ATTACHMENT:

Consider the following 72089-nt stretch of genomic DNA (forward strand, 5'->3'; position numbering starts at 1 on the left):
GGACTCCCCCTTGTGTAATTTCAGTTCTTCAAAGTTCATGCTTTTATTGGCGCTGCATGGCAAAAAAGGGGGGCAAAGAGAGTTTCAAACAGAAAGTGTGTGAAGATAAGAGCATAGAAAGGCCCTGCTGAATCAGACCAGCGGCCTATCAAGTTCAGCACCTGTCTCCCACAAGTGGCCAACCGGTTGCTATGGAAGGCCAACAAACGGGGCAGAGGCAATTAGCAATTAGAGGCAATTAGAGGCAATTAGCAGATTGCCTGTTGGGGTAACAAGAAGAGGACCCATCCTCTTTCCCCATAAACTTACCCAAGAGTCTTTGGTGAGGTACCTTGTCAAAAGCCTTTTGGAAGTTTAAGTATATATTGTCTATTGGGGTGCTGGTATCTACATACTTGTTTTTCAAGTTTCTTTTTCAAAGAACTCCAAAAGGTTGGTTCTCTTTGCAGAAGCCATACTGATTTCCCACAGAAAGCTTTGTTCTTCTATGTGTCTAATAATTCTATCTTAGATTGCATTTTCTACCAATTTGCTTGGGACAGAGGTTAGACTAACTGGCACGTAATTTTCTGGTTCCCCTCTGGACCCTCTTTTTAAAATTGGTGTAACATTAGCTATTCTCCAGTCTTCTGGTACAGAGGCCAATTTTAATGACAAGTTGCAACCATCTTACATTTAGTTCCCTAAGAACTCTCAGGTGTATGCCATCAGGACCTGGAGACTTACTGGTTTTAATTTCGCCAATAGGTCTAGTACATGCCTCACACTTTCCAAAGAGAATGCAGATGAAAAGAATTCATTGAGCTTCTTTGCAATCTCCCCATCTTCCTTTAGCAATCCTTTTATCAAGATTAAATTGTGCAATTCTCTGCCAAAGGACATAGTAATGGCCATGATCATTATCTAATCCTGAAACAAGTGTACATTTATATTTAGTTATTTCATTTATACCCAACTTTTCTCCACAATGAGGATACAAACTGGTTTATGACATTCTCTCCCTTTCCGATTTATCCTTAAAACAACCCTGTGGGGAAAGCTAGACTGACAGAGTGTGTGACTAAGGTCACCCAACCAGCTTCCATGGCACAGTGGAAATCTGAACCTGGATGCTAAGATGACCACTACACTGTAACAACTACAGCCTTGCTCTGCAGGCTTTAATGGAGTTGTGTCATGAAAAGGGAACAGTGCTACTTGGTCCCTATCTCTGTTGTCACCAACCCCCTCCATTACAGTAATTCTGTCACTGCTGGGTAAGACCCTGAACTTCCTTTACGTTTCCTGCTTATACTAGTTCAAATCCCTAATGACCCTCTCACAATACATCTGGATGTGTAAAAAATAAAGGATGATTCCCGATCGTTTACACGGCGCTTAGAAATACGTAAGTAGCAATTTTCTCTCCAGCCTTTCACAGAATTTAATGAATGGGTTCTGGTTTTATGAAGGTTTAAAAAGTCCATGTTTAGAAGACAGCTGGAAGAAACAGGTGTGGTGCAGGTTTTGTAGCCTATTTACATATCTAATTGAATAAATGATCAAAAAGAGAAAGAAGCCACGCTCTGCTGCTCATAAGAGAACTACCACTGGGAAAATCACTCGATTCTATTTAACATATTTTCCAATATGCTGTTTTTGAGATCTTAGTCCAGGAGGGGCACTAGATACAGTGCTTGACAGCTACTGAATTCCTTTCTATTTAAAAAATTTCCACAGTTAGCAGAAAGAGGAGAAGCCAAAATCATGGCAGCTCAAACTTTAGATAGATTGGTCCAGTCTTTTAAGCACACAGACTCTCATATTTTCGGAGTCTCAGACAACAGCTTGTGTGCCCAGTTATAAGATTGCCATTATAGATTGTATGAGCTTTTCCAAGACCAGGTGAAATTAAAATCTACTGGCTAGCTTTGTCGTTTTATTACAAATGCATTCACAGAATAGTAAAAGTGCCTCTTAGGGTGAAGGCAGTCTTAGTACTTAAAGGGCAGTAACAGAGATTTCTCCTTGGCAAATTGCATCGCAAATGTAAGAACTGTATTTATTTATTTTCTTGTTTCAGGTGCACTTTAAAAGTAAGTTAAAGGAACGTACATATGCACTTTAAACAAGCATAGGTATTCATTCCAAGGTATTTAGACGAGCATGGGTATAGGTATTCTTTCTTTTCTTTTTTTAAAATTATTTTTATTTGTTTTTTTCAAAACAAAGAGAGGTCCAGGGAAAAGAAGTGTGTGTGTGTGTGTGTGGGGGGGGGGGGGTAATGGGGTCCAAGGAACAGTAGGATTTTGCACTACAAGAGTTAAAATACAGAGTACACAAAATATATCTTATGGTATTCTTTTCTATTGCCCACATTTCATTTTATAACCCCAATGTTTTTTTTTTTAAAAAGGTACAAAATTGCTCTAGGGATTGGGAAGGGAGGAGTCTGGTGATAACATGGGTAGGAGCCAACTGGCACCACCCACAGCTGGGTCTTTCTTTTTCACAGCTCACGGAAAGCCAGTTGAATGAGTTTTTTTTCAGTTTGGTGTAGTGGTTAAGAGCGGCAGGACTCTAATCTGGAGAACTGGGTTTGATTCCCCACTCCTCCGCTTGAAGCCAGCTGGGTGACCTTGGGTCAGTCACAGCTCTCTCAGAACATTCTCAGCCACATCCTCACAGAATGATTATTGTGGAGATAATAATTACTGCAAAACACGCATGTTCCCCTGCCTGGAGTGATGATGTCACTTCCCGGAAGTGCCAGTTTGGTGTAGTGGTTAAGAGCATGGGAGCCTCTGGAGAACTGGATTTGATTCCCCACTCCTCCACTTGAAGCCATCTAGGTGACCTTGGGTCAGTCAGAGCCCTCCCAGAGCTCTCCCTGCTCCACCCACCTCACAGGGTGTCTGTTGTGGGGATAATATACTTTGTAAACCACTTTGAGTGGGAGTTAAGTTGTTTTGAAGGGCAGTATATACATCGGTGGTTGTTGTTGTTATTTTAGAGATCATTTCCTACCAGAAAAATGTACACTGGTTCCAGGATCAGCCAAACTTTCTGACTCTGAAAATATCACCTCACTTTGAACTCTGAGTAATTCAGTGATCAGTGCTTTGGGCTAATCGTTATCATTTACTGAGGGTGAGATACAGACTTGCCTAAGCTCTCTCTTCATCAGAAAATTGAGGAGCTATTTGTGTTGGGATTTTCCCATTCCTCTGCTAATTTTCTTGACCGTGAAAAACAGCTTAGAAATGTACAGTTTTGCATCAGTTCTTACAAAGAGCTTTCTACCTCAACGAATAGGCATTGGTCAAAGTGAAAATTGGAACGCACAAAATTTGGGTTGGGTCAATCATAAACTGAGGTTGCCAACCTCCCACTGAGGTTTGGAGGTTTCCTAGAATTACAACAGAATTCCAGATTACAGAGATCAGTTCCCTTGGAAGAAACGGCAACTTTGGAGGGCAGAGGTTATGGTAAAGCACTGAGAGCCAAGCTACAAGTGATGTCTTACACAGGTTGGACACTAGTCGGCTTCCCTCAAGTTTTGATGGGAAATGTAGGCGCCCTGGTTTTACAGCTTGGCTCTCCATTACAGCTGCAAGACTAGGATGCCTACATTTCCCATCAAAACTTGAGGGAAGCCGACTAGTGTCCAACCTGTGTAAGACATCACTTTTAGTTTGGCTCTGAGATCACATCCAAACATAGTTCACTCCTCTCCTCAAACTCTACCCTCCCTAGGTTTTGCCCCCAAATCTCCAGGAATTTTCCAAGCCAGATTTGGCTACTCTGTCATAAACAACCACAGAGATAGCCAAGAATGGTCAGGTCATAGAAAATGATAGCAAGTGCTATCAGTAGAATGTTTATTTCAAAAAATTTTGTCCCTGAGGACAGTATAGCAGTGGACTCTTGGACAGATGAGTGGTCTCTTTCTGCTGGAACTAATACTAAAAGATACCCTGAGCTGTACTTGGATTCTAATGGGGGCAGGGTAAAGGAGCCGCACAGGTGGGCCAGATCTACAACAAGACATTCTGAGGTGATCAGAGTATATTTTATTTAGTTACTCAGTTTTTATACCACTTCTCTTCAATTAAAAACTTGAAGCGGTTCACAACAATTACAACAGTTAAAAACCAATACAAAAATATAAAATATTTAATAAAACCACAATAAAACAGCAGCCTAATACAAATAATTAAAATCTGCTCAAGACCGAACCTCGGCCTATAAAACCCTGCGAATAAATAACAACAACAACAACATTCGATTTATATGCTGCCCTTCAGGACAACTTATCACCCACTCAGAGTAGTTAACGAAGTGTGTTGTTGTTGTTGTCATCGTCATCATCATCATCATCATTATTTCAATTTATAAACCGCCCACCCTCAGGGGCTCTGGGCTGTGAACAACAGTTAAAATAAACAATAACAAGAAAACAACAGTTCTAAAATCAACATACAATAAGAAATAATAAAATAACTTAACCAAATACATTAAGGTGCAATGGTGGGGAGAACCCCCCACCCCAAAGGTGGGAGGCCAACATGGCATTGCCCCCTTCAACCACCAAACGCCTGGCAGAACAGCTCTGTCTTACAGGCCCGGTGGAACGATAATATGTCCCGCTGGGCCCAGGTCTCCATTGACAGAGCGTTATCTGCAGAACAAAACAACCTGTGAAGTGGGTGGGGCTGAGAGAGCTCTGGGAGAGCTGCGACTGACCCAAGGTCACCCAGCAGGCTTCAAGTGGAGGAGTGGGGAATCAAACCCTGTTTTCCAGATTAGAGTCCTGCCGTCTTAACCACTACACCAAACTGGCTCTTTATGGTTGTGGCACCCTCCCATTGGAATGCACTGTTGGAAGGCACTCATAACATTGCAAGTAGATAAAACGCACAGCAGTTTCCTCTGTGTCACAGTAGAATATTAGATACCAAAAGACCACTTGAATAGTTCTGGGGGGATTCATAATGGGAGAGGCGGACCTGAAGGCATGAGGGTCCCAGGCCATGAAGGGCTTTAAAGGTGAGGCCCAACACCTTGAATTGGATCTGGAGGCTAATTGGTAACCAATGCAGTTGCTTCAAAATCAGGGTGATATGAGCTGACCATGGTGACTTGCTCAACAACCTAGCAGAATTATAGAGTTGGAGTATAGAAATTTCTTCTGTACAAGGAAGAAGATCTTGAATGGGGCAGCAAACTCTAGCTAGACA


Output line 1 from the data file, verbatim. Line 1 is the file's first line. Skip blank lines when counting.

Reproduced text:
Consider the following 72089-nt stretch of genomic DNA (forward strand, 5'->3'; position numbering starts at 1 on the left):